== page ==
Finally, we have good ole Google Docs. We utilize Google Docs for our weekly email purposes. At the beginning of each week, we create a copy of the weekly email form (making sure it is still shared with the whole team), rename it for that week, then start editing it as information and important dates come out over the week. Each teacher also fills in the concepts and upcoming activities in the columns under his/her subject. On the same day of each week, we all send out a link to the Google Doc so parents can access it. Of course, when we send the link it is in 'View Only' mode! 
Parents responded very well to the streamlined form, as opposed to the verbose, essay format we used before. To see a FABULOUS post about how to create weekly emails that communicate information well, head over to my teammate Whitney (yes, it's her name too!) blog post here! Bonus is we use the blurb that we type in the weekly email and copy and paste that into our website for the week's happenings!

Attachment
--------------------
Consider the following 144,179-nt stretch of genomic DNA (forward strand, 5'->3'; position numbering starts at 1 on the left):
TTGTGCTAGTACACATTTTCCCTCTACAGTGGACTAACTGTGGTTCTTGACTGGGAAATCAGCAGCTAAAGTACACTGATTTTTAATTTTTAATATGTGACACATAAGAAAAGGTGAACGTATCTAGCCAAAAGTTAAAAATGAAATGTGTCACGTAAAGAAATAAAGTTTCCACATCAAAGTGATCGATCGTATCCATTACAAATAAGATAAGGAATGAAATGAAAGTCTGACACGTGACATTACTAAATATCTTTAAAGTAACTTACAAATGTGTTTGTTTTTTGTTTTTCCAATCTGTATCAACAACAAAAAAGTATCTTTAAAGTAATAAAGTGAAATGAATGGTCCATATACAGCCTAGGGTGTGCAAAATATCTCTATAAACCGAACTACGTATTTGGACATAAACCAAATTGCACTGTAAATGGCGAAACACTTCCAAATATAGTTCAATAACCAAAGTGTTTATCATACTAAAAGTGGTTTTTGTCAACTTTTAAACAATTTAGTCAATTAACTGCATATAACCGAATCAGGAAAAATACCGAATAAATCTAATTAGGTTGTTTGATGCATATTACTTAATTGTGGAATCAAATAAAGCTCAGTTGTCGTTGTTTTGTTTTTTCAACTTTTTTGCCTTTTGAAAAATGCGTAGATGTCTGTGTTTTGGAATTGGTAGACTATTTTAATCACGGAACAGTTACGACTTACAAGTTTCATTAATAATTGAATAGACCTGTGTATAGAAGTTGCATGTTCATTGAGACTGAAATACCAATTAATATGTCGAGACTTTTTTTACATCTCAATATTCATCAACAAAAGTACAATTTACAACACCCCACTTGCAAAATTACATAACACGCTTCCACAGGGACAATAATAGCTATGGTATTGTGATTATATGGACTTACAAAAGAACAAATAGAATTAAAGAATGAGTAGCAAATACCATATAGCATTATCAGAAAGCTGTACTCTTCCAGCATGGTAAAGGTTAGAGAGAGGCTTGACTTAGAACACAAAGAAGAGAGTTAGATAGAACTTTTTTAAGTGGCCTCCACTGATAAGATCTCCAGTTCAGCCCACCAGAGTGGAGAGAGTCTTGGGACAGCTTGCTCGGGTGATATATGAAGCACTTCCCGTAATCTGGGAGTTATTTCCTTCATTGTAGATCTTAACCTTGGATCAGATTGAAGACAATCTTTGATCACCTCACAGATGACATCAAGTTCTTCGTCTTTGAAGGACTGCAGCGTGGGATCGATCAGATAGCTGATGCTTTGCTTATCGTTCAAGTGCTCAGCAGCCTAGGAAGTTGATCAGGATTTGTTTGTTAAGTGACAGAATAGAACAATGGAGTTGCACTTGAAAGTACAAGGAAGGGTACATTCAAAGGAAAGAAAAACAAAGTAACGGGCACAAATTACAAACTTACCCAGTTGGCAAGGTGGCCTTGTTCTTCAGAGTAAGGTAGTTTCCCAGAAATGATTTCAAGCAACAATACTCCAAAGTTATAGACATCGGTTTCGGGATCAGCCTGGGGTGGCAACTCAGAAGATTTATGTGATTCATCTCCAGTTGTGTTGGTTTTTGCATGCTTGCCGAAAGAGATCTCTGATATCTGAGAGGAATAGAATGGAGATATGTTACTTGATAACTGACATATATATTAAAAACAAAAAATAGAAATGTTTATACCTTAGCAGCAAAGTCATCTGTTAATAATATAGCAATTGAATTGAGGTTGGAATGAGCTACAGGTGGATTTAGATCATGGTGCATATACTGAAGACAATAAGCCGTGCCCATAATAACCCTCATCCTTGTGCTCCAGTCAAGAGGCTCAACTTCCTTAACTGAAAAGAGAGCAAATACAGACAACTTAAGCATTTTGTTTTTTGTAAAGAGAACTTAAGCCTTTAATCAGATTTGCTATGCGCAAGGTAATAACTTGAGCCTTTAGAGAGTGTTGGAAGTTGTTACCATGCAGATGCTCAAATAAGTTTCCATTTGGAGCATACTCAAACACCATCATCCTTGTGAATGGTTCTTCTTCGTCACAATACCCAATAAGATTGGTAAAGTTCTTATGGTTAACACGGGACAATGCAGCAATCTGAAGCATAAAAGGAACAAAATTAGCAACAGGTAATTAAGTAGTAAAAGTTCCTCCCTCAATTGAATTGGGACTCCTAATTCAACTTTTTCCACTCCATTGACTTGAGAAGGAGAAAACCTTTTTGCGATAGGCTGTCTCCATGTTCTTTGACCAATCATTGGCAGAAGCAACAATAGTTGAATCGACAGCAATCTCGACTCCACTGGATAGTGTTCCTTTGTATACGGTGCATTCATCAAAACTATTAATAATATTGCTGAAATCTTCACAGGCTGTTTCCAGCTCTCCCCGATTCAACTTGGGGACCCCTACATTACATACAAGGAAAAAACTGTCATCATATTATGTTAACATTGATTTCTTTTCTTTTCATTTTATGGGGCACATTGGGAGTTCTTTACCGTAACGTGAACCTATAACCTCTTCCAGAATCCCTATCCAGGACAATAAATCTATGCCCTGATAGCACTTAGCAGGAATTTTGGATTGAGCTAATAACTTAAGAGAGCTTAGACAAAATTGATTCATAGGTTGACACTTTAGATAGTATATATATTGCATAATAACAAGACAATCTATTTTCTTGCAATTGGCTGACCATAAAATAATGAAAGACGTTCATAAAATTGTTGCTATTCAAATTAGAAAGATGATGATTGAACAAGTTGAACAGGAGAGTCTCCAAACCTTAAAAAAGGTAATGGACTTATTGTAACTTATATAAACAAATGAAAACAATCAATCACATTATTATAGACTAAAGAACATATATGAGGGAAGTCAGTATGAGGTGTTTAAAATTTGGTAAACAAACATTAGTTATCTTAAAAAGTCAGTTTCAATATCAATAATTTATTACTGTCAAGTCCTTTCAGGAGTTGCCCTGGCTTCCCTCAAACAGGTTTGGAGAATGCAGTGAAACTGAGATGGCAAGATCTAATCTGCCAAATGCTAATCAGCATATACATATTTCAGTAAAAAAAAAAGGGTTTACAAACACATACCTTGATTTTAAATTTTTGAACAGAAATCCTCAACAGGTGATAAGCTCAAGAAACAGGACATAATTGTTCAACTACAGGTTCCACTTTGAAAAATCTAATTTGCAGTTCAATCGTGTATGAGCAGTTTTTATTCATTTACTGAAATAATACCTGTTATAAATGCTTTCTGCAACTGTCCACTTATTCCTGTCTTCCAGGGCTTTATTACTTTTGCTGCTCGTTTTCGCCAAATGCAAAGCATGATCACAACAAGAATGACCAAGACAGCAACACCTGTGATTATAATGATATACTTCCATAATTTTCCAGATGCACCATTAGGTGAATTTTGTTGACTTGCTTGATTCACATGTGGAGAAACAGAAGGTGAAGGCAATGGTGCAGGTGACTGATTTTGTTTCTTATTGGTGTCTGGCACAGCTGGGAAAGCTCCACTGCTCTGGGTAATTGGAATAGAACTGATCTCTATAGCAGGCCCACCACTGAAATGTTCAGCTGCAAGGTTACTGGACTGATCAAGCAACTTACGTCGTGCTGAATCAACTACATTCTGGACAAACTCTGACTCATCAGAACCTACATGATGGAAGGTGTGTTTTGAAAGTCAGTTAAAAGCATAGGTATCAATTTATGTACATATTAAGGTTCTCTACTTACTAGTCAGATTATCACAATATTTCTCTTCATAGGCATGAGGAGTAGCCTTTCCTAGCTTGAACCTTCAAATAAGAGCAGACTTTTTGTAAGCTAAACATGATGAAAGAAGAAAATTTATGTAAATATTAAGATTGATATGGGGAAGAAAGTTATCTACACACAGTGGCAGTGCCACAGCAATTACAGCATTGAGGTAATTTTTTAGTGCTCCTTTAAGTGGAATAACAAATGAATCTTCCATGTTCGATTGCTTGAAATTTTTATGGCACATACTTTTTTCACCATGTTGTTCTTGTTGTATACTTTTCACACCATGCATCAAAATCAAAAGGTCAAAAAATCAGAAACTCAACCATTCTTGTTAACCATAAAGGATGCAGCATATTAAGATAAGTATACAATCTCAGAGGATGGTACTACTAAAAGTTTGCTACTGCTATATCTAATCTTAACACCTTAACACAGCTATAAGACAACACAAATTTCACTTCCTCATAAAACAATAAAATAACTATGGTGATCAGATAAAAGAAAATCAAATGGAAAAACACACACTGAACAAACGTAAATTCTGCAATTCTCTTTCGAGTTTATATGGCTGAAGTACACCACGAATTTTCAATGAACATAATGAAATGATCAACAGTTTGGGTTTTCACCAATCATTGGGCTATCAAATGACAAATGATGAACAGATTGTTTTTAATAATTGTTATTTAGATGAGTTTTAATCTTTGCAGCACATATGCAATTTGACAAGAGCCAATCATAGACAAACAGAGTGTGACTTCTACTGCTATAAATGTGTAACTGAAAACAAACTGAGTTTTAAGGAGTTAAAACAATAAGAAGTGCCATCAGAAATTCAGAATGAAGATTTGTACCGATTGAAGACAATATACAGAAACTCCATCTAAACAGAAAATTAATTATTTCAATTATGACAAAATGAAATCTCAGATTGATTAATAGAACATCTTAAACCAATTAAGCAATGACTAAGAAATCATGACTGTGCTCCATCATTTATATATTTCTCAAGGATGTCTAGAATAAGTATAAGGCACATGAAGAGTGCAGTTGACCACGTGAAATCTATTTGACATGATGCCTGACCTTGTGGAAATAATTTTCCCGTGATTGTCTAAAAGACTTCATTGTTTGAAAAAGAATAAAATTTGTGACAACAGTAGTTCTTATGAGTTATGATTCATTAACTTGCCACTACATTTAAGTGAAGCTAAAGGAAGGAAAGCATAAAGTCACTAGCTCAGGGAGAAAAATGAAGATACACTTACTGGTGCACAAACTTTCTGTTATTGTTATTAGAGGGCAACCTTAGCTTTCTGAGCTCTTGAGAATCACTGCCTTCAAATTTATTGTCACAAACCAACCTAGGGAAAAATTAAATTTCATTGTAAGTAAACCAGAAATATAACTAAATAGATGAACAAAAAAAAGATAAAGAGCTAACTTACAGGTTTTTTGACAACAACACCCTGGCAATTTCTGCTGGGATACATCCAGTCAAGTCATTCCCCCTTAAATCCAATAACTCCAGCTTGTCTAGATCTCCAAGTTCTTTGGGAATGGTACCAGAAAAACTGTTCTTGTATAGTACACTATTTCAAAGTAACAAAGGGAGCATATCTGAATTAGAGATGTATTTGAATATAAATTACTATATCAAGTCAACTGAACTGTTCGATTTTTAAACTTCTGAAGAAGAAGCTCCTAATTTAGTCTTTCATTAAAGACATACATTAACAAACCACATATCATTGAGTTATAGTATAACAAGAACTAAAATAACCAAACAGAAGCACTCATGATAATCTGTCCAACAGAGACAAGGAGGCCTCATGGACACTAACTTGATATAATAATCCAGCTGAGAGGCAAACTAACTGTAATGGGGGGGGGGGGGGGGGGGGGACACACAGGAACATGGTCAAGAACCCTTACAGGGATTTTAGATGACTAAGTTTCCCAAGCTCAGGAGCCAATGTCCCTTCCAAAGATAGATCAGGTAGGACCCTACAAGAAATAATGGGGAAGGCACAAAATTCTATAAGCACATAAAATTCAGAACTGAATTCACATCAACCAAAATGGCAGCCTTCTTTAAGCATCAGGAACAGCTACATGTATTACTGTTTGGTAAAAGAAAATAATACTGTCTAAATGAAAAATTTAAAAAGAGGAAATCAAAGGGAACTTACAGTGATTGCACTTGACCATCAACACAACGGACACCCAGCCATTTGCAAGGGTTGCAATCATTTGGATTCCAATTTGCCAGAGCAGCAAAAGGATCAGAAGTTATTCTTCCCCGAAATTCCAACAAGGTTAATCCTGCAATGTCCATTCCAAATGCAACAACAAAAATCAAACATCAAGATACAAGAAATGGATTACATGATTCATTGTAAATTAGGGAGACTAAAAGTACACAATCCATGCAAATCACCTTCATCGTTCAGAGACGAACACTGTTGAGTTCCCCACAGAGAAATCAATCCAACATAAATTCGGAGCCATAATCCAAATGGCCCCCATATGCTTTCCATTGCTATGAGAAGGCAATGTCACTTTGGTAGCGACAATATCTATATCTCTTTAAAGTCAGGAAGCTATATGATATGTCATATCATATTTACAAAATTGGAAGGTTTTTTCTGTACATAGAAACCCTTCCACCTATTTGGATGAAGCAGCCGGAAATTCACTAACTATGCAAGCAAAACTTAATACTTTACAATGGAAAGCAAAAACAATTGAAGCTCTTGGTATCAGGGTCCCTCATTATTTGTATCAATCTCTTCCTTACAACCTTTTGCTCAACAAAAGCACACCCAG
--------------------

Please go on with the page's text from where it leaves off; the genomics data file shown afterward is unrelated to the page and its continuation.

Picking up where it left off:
In short.. We update our Google Calendar daily with homework. Weekly, we create and send through email a Google Doc for a newsletter, as well as update our site. The time spent on these activities is so worth it because it keeps our parents and students informed, while cutting down on confusion and misunderstandings. It's a win win for everyone. :)

Have a GREAT beginning of the school year, all you fabulous educators out there. :) Here is to clear communication, done the easy way!! 

With Love from Texas,

Tuesday, July 28, 2015

*Updated!* INSTRUCTIONS: Beliefs to Actions Blog Hop

Hi there!!

First off, I'd like to say WOW. I have had a huge outpouring of support about this blog hop. It says a lot about our profession that so many educators are so passionate about what they do that they will dedicate the time and effort to reflect on their beliefs and write about it. I'm proud to be a part of this. :) 

Secondly, if you are unable to participate in this blog hop, please email me ASAP! I will need to make adjustments so there is not a dead end in our loop. Thank you for your help with this! :) 

Now, let's get to business. Here is what you need to know for the blog hop: